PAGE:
There are many places in America where "the perfect Christmas tree" seems to grow. One of them is here, on a small farm near this village in the Mid-Hudson Valley.

At least, that's what the family that lives at Echo Valley Farm seems to think.

The family first came to this farm in 1943 after searching for nearly a year. Almost every Christmas since then, they have scoured the farm's 102 acres at holiday time looking for just the right tree to fill the big bay window of the General Grant-era farmhouse where they live.

That window probably was designed especially for Christmas trees to stand in. For when a tree fills the bay, its lights gleaming out across the front lawn and beyond the classic white picket fence into the darkness, the holiday season is at hand.

The family includes the mother, her six children and nine grandchildren. Like most American families, this one is scattered all around the United States but comes back when possible to spend Christmas together. Now the farmhouse is filled with children and grandchildren, and there is a spillover of relatives at the house of one of the sons, which stands nearby.

Of the six children, three are here. The farm is in continuous movement -- 50 sheep to be fed, three pigs to be looked after, two dogs and the horses, George, Lily and Brandy. The tractor has endless chores, dogs bark, children scamper and gangly teen-age boys spend hours on the main floor of the big red barn playing chocolate-thunder-flying-Gus-Johnson-crying-rump-roasting-bun-toasting-earth-shaking-glass-breaking-slam-bam-I-am-jam-in-your-face basketball.

There are two girl cousins here -- one 17, one 12 -- and amidst the four boy cousins and all the bustle of the farm, they add their own more refined notes. They play the flute together in preparation for a carol sing with friends and neighbors, and they are plotting an intricate treasure hunt through the woods and fields after Christmas.

Of the three children who are not at the farm, the oldest, Taylor, now is living in England; greetings have arrived from Oxford, where he is on sabbatical. Christopher will spend the holiday in Washington, where he lives with his wife and two children; and a sister, Deborah, is in Los Angeles with too little time and too far to go to make it home this holiday.

The children present are Woody, a lawyer in Red Hook; Victoria, the youngest, who lives in New York; and another son, Kevin, the Washington Post correspondent in Chicago.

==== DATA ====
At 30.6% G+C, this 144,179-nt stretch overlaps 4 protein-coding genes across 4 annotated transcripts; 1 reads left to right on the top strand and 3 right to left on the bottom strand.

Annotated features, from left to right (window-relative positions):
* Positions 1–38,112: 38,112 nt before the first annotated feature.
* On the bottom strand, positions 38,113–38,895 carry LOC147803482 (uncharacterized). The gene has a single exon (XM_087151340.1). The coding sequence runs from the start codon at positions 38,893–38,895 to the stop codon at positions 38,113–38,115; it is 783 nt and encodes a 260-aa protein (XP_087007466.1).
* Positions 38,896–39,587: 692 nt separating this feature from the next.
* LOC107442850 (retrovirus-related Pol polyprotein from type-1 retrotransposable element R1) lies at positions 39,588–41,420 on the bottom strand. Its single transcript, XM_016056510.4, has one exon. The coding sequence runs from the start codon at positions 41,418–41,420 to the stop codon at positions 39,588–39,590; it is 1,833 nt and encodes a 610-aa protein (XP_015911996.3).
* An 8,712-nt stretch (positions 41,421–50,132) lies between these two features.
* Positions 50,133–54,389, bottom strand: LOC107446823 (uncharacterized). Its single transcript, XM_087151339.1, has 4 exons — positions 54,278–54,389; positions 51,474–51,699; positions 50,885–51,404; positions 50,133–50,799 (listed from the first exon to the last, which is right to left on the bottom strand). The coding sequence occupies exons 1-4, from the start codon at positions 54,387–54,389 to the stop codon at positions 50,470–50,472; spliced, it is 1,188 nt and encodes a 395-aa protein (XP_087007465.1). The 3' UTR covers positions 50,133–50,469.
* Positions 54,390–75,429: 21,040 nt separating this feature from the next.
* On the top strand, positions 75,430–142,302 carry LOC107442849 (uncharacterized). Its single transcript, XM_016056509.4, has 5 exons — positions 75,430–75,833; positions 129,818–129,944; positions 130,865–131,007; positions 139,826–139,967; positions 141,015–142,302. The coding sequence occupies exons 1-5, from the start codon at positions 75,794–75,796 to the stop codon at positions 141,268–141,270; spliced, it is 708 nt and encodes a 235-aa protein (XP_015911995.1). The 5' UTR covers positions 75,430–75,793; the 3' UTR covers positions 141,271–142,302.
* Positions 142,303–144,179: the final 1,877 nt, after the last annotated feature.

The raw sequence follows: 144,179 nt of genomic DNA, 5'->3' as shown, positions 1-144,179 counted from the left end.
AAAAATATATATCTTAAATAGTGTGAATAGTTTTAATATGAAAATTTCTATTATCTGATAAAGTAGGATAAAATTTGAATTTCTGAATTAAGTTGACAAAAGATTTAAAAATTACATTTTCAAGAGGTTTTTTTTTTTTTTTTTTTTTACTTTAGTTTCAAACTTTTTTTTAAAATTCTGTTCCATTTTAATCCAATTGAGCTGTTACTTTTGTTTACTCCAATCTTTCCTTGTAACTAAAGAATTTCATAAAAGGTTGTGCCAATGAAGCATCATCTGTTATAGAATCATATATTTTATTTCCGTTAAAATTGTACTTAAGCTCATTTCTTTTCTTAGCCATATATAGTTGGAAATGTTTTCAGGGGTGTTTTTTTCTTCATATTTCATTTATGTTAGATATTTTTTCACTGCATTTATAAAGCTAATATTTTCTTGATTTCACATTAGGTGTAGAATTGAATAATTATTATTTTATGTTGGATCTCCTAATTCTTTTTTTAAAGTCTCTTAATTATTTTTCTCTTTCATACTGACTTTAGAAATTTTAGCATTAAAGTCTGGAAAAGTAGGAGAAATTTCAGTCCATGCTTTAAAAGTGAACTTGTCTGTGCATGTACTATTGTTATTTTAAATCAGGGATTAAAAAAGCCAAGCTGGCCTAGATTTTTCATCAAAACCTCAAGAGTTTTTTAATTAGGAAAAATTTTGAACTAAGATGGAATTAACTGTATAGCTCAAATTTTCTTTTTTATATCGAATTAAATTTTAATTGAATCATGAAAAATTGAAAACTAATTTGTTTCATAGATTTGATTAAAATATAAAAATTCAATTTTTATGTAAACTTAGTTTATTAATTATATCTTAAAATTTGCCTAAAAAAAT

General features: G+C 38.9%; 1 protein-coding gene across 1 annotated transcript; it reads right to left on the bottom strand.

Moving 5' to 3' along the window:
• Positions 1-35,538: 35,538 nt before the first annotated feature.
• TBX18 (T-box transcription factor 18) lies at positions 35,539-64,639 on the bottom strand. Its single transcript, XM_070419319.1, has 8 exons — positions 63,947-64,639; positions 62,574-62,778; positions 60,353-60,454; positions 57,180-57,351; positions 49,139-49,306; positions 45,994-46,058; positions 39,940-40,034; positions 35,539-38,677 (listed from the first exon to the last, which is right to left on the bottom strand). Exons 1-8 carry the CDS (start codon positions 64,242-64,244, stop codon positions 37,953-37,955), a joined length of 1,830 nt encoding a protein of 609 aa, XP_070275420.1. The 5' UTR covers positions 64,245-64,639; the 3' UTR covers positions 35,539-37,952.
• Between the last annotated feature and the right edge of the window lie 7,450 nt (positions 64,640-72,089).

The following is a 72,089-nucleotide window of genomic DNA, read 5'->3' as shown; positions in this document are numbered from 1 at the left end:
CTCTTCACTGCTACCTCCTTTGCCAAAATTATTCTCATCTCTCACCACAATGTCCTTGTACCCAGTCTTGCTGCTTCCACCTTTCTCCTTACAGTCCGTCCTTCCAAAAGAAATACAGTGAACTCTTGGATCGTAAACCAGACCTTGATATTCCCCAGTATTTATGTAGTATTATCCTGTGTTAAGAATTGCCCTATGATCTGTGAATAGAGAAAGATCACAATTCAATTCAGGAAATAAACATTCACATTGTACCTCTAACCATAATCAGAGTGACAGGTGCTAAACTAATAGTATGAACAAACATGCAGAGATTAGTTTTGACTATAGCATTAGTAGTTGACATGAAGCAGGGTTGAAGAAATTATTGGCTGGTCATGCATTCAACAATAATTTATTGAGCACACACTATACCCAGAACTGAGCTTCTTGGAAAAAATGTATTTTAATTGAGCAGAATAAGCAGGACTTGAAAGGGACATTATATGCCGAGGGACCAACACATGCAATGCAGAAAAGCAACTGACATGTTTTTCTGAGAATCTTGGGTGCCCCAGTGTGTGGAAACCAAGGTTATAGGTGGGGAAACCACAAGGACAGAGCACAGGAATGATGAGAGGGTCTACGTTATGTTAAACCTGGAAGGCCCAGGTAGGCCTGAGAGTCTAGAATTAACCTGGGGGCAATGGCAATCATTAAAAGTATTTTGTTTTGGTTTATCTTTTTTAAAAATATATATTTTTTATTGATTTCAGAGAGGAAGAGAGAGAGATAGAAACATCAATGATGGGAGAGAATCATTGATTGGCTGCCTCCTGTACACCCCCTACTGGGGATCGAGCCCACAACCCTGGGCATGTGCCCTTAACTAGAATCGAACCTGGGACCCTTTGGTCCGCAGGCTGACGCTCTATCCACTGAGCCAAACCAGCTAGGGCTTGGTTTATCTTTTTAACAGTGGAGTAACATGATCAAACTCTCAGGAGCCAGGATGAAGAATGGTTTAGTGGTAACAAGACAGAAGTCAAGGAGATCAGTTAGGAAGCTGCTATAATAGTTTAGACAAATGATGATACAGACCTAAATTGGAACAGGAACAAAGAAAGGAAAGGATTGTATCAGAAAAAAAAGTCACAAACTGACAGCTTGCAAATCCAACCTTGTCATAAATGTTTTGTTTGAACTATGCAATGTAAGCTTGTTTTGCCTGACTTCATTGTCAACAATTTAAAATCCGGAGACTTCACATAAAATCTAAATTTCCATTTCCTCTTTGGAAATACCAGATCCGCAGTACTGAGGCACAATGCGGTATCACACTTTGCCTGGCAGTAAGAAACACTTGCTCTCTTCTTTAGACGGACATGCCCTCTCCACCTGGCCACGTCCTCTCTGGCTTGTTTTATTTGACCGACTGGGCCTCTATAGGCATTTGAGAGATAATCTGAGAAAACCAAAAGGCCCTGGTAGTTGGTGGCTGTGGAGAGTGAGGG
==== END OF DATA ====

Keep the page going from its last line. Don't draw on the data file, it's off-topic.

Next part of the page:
It is Woody's house that stands near the white clapboard farmstead. He built his house from a farm outbuilding which itself was the original house, but had been used as a barn for more than 100 years after the big white General Grant house was built. Thrifty people, these Yankees.

Some years, the family found the perfect Christmas tree hidden away in a wood lot or forested hill behind the fields. Other years the family never found the tree they were looking for on their own acreage. Then the search ended, as so many searches do in our times, at the local supermarket.

When one too many of the Christmas tree searches wound up with a dessicated, store-bought pine, the family did something about it. They planted seedlings from the state one spring weekend in 1968 and began waiting for the moment when their Christmas tree supply would be just right.

They learned a lot about life from those trees. The first thing they found was that a watched tree never grows. Year after year the children went back to the "Christmas tree field" with ax and saw -- and returned empty-handed. The seedlings never seemed to get any higher than your ankle. They gave up, and for a unknown number of years avoided the field.

And then, one Christmas about seven years ago, a great cry went up and the whole family turned out to gawk. The annual search party had returned with a Norway pine just tall enough and full enough to fit right into that bay window. It was a wonderful Christmas.

The next year, the trees in the Christmas field were 25 feet high. Or so it seemed. Now the search party goes with a chain saw, ladders and tractor. Or so it seems.

Although they have gotten far too tall for the ceilings of either house, the Christmas trees still seem a miracle. And no matter how tall, or how old, or how young, or how small, it seems there always will be, for our American Christmases, the perfect tree. Merry Christmas from the Klose household.